Spatial distribution patterns of the Mustelidae are typically described as intra-sexual territoriality, where only home ranges of opposite sexes overlap (Powell 1979). Wolverine-specific reports exist for both intra-sexual territoriality (Magoun 1985, Copeland 1996, Hedmark et al. 2007, Persson et al. 2010) and for a high degree of spatial overlap but with temporal separation (Hornocker et al. 1983). Arguments against territoriality by wolverines include the lack of ability to defend such a large home range (Koehler et al. 1980). Our data on movement rates in relation to home range size, temporal development of the home range, minimal overlap of same-sex adults, and relatively immediate shifts upon a death suggest that wolverines are capable of patrolling a large territory and provide further support for intra-sexual territoriality. Reproductive success is closely correlated to the amount of energy that a female wolverine can obtain (Persson 2005), and for predators that are capable of individually acquiring prey, the presence of conspecifics reduces foraging efficiency (Sandell 1989). Since wolverines feed on individually obtainable prey and occupy relatively unproductive habitats, it follows that behaviors for maintaining exclusive access to resources would likely have selective advantage. Frequent marking behavior (Pulliainen and Ovaskainen 1975, Koehler et al. 1980) is likely part of an adaptive strategy that involves maintenance of exclusive territories within sexes so that feeding and breeding opportunities are monopolized by dominant individuals and their immediate offspring.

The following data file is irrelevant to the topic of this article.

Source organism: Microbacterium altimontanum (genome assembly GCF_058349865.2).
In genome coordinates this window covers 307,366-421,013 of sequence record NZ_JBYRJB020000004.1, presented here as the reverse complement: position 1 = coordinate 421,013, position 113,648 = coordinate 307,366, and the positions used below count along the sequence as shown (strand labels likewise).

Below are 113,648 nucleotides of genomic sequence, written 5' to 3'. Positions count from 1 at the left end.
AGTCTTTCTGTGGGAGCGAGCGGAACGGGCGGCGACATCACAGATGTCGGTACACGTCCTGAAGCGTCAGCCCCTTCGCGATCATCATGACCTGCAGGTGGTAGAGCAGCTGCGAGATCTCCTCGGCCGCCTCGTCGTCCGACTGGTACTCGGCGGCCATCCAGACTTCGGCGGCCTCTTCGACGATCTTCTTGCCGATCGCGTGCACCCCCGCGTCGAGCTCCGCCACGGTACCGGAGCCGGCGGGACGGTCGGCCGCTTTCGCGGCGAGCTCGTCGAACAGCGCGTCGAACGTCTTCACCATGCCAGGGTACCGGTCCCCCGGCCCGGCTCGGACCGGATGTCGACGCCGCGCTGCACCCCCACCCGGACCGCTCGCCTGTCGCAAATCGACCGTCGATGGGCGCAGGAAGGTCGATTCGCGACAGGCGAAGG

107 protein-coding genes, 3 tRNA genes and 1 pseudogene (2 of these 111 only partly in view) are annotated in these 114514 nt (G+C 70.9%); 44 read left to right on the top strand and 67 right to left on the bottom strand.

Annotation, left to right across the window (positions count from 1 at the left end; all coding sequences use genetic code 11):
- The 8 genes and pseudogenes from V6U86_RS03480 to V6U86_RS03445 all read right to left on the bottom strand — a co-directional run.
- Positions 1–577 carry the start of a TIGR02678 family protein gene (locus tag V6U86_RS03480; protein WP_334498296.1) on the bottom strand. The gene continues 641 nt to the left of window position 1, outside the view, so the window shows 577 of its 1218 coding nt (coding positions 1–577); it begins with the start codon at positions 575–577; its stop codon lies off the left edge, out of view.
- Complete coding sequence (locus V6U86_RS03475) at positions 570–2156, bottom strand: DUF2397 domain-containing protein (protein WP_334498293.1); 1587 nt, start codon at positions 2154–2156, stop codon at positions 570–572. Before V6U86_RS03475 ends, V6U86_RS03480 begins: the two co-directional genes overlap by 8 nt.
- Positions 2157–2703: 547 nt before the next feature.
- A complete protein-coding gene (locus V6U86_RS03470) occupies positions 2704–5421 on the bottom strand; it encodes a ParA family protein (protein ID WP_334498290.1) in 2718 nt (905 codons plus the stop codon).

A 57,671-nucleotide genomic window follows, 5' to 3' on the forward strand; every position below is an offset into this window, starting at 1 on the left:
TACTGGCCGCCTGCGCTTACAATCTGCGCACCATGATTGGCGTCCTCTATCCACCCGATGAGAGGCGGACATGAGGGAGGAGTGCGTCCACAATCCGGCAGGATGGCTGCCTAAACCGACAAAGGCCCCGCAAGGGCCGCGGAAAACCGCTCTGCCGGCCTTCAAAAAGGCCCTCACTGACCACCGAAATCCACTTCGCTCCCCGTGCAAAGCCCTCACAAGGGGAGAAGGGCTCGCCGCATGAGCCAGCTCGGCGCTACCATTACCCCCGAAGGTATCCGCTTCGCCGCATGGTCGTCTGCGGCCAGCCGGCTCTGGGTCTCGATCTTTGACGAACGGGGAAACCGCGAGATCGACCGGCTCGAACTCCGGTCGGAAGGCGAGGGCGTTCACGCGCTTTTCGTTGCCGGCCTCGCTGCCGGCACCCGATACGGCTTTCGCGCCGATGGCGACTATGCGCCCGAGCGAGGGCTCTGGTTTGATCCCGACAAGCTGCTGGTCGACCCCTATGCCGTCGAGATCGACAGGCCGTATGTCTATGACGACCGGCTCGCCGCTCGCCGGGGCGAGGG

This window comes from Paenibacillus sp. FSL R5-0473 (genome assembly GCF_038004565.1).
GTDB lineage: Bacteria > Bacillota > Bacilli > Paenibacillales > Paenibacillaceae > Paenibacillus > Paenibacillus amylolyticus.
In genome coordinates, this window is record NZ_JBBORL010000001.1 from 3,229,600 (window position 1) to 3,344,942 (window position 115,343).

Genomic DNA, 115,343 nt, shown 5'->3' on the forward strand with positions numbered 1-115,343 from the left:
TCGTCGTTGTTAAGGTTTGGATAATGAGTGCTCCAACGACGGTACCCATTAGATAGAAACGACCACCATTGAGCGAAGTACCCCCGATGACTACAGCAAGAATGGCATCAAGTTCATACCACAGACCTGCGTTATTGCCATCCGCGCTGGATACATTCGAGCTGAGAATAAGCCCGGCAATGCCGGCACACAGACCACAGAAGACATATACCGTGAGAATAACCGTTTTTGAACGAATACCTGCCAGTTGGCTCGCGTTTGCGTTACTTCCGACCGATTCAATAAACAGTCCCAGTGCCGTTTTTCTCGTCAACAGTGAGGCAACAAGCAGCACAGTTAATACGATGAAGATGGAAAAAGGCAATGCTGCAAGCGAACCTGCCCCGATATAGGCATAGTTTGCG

Female wolverine territories in Wyoming, with takeover of one home range by a female kit after the death of the resident adult female. From Inman et al 2012